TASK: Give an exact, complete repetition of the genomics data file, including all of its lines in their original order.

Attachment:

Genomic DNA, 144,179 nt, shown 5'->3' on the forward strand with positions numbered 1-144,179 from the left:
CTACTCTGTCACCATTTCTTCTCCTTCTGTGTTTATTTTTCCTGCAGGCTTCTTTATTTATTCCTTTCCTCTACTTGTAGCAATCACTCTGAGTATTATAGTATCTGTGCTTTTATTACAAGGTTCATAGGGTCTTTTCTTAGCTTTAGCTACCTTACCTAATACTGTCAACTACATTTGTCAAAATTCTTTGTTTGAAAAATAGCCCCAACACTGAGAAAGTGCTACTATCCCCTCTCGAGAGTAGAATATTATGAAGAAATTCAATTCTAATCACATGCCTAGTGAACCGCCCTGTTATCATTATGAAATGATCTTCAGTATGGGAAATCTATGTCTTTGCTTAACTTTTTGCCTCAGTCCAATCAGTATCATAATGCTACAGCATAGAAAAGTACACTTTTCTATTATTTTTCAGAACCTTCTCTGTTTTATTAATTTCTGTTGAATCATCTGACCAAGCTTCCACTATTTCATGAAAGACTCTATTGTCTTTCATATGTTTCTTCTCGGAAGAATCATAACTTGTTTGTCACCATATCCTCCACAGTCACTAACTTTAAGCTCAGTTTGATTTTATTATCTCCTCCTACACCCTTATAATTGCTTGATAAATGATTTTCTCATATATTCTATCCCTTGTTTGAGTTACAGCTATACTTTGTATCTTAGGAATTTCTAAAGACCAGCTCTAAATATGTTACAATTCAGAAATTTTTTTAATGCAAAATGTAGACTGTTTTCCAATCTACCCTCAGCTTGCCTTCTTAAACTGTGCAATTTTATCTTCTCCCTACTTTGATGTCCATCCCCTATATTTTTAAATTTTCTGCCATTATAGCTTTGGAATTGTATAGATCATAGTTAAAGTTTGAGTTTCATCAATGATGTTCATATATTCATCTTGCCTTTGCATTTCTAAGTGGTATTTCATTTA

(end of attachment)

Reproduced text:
Genomic DNA, 144,179 nt, shown 5'->3' on the forward strand with positions numbered 1-144,179 from the left:
CTACTCTGTCACCATTTCTTCTCCTTCTGTGTTTATTTTTCCTGCAGGCTTCTTTATTTATTCCTTTCCTCTACTTGTAGCAATCACTCTGAGTATTATAGTATCTGTGCTTTTATTACAAGGTTCATAGGGTCTTTTCTTAGCTTTAGCTACCTTACCTAATACTGTCAACTACATTTGTCAAAATTCTTTGTTTGAAAAATAGCCCCAACACTGAGAAAGTGCTACTATCCCCTCTCGAGAGTAGAATATTATGAAGAAATTCAATTCTAATCACATGCCTAGTGAACCGCCCTGTTATCATTATGAAATGATCTTCAGTATGGGAAATCTATGTCTTTGCTTAACTTTTTGCCTCAGTCCAATCAGTATCATAATGCTACAGCATAGAAAAGTACACTTTTCTATTATTTTTCAGAACCTTCTCTGTTTTATTAATTTCTGTTGAATCATCTGACCAAGCTTCCACTATTTCATGAAAGACTCTATTGTCTTTCATATGTTTCTTCTCGGAAGAATCATAACTTGTTTGTCACCATATCCTCCACAGTCACTAACTTTAAGCTCAGTTTGATTTTATTATCTCCTCCTACACCCTTATAATTGCTTGATAAATGATTTTCTCATATATTCTATCCCTTGTTTGAGTTACAGCTATACTTTGTATCTTAGGAATTTCTAAAGACCAGCTCTAAATATGTTACAATTCAGAAATTTTTTTAATGCAAAATGTAGACTGTTTTCCAATCTACCCTCAGCTTGCCTTCTTAAACTGTGCAATTTTATCTTCTCCCTACTTTGATGTCCATCCCCTATATTTTTAAATTTTCTGCCATTATAGCTTTGGAATTGTATAGATCATAGTTAAAGTTTGAGTTTCATCAATGATGTTCATATATTCATCTTGCCTTTGCATTTCTAAGTGGTATTTCATTTA